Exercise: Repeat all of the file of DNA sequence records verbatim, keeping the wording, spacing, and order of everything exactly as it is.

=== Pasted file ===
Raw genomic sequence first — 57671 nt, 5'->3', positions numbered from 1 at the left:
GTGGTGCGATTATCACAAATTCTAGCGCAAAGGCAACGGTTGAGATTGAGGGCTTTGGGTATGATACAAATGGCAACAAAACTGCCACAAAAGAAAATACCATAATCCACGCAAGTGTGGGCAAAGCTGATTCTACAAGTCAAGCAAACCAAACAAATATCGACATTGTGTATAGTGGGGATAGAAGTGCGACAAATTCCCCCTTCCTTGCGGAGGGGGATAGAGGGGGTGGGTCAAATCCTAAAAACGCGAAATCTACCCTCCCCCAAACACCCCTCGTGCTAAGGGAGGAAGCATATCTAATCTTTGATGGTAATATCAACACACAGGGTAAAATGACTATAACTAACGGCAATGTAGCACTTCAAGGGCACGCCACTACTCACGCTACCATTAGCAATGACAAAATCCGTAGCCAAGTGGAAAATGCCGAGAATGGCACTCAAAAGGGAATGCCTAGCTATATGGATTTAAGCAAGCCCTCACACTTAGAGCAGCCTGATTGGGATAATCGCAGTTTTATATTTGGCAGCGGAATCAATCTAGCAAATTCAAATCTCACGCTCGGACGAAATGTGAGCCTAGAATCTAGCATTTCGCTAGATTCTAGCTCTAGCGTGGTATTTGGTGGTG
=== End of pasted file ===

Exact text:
Raw genomic sequence first — 57671 nt, 5'->3', positions numbered from 1 at the left:
GTGGTGCGATTATCACAAATTCTAGCGCAAAGGCAACGGTTGAGATTGAGGGCTTTGGGTATGATACAAATGGCAACAAAACTGCCACAAAAGAAAATACCATAATCCACGCAAGTGTGGGCAAAGCTGATTCTACAAGTCAAGCAAACCAAACAAATATCGACATTGTGTATAGTGGGGATAGAAGTGCGACAAATTCCCCCTTCCTTGCGGAGGGGGATAGAGGGGGTGGGTCAAATCCTAAAAACGCGAAATCTACCCTCCCCCAAACACCCCTCGTGCTAAGGGAGGAAGCATATCTAATCTTTGATGGTAATATCAACACACAGGGTAAAATGACTATAACTAACGGCAATGTAGCACTTCAAGGGCACGCCACTACTCACGCTACCATTAGCAATGACAAAATCCGTAGCCAAGTGGAAAATGCCGAGAATGGCACTCAAAAGGGAATGCCTAGCTATATGGATTTAAGCAAGCCCTCACACTTAGAGCAGCCTGATTGGGATAATCGCAGTTTTATATTTGGCAGCGGAATCAATCTAGCAAATTCAAATCTCACGCTCGGACGAAATGTGAGCCTAGAATCTAGCATTTCGCTAGATTCTAGCTCTAGCGTGGTATTTGGTGGTG